Ink sketchbook - showing surface design options

Bound ink sketchbooks - open


What bridges the works that you have created/are creating in differing media?

When designing with fabric on the wall, I tend not to use my original ink sketches or acrylic collages as templates for these larger pieces. Instead they serve as departure points. As I progress, I become obsessed with every coloured shape of dyed cloth and how it looks next to its neighbour. I am also careful when sewing a flat, sometimes curved seam, which unites these shapes and introduces an added line to the overall composition. The original sketch may sit close by for a while, but I will progressively move away from it, as I build up this larger work.

Once assembled, I then introduce additional line-work and texture to this new surface using free-motion machine embroidery. At that point, I will sometimes return to my original sketch for hints as to texture and other insights that propelled the composition in the first place. This process allows me to build up these compositions in a personal way. I want the techniques I use to enhance my subject.


401 Series: Lift, 38x40.5”, cotton pimatex, hand-dyed, machine pieced and quilted.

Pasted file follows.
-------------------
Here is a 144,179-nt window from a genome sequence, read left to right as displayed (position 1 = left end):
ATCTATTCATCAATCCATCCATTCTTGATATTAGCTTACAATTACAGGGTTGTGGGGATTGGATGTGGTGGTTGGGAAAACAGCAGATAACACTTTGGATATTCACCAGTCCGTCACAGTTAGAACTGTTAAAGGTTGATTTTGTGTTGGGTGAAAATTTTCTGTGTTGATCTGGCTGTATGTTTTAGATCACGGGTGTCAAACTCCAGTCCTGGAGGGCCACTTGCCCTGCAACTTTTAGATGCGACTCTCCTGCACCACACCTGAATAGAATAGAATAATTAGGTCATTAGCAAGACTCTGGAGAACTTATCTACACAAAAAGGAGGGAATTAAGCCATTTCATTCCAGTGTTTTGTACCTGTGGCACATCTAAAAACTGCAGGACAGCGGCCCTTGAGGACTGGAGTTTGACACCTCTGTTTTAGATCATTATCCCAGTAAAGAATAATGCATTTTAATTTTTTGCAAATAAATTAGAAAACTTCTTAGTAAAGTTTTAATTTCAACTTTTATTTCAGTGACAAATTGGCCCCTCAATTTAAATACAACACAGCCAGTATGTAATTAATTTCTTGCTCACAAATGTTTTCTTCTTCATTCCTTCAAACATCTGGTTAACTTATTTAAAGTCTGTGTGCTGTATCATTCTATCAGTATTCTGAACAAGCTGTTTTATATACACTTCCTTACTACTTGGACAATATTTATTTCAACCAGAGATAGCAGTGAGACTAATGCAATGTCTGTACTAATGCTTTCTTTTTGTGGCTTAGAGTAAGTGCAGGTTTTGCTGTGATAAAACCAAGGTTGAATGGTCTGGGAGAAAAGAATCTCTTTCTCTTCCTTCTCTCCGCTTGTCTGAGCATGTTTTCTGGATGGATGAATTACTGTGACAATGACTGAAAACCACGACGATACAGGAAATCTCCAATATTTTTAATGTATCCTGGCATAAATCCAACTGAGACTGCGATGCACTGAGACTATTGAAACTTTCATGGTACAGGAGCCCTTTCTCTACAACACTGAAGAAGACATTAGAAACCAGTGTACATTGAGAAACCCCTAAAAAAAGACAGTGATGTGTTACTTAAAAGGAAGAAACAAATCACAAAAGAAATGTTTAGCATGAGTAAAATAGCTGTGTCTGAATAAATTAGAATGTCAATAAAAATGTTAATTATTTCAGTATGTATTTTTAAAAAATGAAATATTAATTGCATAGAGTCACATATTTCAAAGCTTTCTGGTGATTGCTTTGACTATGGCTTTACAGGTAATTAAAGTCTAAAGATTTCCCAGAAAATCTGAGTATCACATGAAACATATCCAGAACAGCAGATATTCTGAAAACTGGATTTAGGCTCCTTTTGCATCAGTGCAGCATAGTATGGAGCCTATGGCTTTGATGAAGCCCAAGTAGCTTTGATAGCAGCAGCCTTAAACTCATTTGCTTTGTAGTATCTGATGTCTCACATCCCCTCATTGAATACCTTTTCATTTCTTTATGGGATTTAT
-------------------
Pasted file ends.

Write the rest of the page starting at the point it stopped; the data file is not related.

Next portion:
401 Series: Lift, detail 1

401 Series: Lift, detail 2


What specific historic artists have influenced your work? 

There are many, but I will mention three artists as they all loved fabric and found innovative ways to use it in their art.

Louise Bourgeois: France, 1911- 2010: This artist grew up surrounded by the textiles of her parents' tapestry restoration workshop. Fabric also played an important role in her artistic work. She was a life-long hoarder of household textiles, which she cut up and re-stitched, transforming them into art. I can relate completely to a statement she made about this work: 'I always had the fear of being separated and abandoned. The sewing is my attempt to keep things together and make things whole.'

Robert Rauschenberg: USA, 1925-2008: He was fascinated by the sculptural possibilities of fabric and didn't hesitate to use it in his work. For instance with Bed, 1955, he framed a pillow, sheet and quilt to a wall, scribbling over the surface with pencil and paint. I read that these bedclothes were his own, so this piece could be seen as a personal self-portrait. When I saw this piece in New York City, I was in awe with how powerful it was. I was fixated with the log cabin quilt section of that piece; a well-known and universal patchwork design that we can all relate to. Instead of painting a replica of this bed, he used the bed itself. The log cabin fabric blocks were transformed from their original utilitarian function to part of an overall work of art hanging on a museum wall. I was drawn to this subversive aspect of putting a soft hand-stitched bed covering into a hard-edged contemporary art setting.

In 1974, Rauschenberg produced a series of printed layers of silk, muslin and cheesecloth (Hoarfrost editions). The prints were intended to hang by nails on the wall, uncovered, so that they could move freely with the viewer. These resulted from his fixation on the large sheets of gauze used by printmakers to wipe down lithographic stones. When hung to dry, these strips shifted and floated in the breeze.